Engineered Bacteria for Ocean PET Degradation

Puloma Bishnu, Krishnaveni Dole, Yashvi Gosalia

BioBuilder Club, Andover High School, Andover, Massachusetts, USA

Reviewed on 11 May 2019; Accepted on 17 June 2019; Published on 28 October 2019

With help from the 2019 BioTreks Production Team.

AbstractBadgesVideoPDFCopyright

PET (polyethylene terephthalate), the plastic that water bottles are made from, is not naturally degraded and accumulates in oceans around the world, contributing to the problem of pollution and effectuating significant environmental damage. Our project utilizes a strain of gram-positive, spore-forming, genetically engineered halophilic bacteria, Bacillus tianshenii, that can break down PET in the presence of salt water. In their inactive spore form, the bacteria are placed between a bottle and its full-length bottle label, along with a dried medium of nutrients. When in salt water, the spores will germinate and consequently express the two genes needed for the decomposition of the bottle: PETase and MHETase, originating from the bacteria Ideonella sakaiensis. These bacteria express the two genes coding for the enzymes required for breaking PET down to its monomer, MHET (monoethylene terephthalate), and then further to environmentally benign compounds ethylene glycol and terephthalic acid. These two genes are ISF6_4831 (PETase) and ISF6_0224 (MHETase). Ethylene glycol and terephthalic acid can be utilized by the engineered bacteria, as well as other ocean-living bacteria, as a carbon source. The gene coding sequences are optimized for expression in Bacillus and for activity in salt water. They are driven by two constitutive Bacillus subtilis promoters (BBa_K143012 and BBa_K143013). Two strong ribosome binding sites (BBa_K780001 and BBa_K090505) and two terminators (BBa_K780000 and BBa_B0010) from B. subtilis are also used. A Bacillus bacteriophage phi29 is part of the design as a kill switch to control the population of the engineered bacteria in the environment if needed.

Keywords:  (Poly)ethylene terephthalate, PET degradation, plastic, pollution, Bacillus tianshenii

Authors are listed in alphabetical order. Lindsey L'Ecuyer and Patrick Holec mentored the group. Please direct all correspondence to lecuyer@k12.andoverma.us.

This is an Open Access article, which was copyrighted by the authors and published by BioTreks in 2019. It is distributed under the terms of the Creative Commons Attribution License, which permits non-commercial re-use, distribution, and reproduction in any medium, provided the original work is properly cited.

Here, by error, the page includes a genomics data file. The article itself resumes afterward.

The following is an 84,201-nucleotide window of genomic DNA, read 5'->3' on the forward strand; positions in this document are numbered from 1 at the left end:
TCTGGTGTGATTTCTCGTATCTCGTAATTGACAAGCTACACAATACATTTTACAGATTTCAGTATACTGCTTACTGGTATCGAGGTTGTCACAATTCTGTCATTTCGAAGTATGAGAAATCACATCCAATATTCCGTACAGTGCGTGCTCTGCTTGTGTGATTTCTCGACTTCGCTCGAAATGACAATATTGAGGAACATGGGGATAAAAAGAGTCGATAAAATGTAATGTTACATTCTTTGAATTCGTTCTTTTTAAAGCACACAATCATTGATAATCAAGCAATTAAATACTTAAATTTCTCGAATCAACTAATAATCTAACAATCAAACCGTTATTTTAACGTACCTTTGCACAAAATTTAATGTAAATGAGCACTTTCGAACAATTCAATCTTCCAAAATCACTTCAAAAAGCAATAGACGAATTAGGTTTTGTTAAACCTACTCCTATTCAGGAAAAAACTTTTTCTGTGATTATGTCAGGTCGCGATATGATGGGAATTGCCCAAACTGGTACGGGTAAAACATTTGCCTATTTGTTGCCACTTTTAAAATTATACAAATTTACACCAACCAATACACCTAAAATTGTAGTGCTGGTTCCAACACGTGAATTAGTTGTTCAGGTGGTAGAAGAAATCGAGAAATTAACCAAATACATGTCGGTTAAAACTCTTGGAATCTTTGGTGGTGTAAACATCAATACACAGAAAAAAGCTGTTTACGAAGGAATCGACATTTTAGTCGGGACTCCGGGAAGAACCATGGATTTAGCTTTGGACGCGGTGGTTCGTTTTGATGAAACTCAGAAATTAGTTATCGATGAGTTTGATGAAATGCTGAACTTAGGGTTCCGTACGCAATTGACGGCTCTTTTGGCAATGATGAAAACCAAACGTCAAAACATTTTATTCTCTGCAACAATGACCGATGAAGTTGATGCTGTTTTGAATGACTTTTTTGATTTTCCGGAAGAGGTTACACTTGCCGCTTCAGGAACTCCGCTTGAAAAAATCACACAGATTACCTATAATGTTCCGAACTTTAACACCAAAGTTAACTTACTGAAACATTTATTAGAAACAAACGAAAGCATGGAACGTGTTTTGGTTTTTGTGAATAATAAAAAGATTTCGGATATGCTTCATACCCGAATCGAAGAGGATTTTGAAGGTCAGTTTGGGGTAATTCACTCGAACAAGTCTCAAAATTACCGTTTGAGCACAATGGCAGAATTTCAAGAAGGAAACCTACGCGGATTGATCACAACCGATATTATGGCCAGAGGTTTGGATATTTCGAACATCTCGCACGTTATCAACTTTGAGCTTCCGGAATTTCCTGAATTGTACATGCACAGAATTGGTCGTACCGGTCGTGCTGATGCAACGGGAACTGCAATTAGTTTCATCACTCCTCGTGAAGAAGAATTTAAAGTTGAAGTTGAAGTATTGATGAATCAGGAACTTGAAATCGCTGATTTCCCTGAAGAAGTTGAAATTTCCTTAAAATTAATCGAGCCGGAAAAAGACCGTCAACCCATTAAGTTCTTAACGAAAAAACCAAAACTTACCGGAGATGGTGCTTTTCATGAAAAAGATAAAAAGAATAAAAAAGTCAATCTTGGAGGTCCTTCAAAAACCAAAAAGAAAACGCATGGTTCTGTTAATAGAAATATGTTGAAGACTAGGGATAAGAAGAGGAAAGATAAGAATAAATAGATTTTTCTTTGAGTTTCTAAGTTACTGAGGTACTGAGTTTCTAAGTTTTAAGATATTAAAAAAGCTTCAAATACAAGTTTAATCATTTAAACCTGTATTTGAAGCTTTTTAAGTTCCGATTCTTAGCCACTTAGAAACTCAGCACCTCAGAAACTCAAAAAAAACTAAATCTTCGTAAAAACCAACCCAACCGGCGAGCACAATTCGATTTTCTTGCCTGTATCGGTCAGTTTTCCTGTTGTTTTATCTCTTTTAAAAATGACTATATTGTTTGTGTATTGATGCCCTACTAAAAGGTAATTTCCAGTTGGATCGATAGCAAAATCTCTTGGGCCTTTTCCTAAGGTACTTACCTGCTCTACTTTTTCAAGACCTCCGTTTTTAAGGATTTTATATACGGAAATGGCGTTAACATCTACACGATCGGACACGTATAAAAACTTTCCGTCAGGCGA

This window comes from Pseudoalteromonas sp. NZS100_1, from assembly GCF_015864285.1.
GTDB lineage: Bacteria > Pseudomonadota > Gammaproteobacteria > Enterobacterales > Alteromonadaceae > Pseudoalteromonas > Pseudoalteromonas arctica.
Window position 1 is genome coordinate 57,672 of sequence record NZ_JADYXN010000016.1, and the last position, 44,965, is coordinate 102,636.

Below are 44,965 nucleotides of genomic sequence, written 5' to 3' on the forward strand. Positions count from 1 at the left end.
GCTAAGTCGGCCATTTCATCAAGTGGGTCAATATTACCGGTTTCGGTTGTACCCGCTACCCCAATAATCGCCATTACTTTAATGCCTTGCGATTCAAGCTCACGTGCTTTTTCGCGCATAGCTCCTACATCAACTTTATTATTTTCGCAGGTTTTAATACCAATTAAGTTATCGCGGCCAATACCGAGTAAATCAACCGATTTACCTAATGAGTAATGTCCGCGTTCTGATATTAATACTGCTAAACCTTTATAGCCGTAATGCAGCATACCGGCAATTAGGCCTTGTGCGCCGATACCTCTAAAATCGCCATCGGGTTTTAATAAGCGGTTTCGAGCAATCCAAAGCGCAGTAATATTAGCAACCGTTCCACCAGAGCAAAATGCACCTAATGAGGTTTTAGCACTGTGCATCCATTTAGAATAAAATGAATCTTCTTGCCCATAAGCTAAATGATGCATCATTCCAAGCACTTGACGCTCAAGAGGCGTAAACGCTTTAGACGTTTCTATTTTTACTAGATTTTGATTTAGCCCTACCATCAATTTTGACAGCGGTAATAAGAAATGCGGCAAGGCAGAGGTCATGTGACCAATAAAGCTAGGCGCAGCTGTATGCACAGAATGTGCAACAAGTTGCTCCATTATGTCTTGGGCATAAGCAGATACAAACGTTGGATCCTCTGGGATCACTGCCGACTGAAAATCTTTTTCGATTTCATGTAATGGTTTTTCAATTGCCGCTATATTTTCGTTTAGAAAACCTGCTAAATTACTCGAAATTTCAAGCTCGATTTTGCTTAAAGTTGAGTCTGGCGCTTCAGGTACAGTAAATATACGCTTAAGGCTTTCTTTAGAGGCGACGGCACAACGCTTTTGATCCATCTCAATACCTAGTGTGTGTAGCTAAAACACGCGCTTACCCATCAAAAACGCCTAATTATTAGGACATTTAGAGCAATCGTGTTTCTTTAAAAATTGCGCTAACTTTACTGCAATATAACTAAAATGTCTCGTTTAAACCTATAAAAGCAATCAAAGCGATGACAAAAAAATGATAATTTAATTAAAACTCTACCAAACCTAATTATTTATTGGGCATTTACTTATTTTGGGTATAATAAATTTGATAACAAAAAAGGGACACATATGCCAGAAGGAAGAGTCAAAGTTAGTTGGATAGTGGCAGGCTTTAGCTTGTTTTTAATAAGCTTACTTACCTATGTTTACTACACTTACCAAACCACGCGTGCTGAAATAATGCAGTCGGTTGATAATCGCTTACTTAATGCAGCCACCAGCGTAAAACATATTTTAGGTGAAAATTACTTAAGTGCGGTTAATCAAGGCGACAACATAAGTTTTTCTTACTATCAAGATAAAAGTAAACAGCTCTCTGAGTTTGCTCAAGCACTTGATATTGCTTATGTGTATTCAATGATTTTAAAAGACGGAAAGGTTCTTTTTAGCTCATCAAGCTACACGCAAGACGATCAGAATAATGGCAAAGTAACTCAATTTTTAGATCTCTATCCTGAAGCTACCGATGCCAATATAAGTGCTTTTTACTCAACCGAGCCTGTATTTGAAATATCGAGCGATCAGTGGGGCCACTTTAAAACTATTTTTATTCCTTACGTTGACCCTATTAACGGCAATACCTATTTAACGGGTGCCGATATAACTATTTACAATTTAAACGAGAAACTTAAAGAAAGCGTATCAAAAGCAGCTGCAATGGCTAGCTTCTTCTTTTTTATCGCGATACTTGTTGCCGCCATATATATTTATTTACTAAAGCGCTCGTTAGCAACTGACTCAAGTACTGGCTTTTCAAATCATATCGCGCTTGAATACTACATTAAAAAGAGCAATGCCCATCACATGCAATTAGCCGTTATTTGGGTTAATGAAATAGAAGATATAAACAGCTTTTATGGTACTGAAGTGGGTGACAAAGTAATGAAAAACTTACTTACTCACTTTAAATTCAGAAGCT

Background 

Due to its configurational versatility and convenience in everyday living, polyethylene terephthalate (PET), a type of plastic that is commonly used, has taken a role in many aspects of our lives today in the form of plastic wrappers, bottles, and more. However, plastic takes an average of 1,000 years to decompose, which means that every piece of plastic ever created is still present on Earth (Gonzaga 2007). Considering its current rate of production, the use of plastic products is not sustainable. An estimated 5.25 trillion pieces of plastic are floating in oceans and make up 60 to 90% of all marine debris (Surfers Against Sewage 2019). Furthermore, microplastics have become a significant health risk due to its increasing presence in our food sources, such as seafood. Synthetic plastic was created as a way to lessen the impact of human consumption on the natural world, but is now a major cause of ecological, economic, and human health problems.

Microplastics are everywhere. When ingested through food like the fish we eat, it’s been proven to have adverse effects on humans. This is because when humans consume fish, they also consume these plastics (Borunda 2017). Though plastic ingestion has been found to cause inflammation and scar tissue, scientists are now more concerned that this consumption of plastic may be linked to cancer as well (Ciccarelli 2019). Additionally, some plastics break down into unsafe chemicals which can harm both humans and the environment. For instance, Bisphenol A, or BPA, can break down over time and let toxic chemicals, like plasticizers, leach out. BPA and other additives that break down in landfills hold the long-term risk of further contaminating soils and groundwater (Hopewell et al. 2009). When the groundwater is polluted, it can be swallowed by humans through their drinking water source, and is yet another way that microplastics can enter the body, resulting in severe side effects. BPA has been “recognized since the 1940s as an endocrine disrupting chemical that interferes with normal hormonal function” (Harth 2010).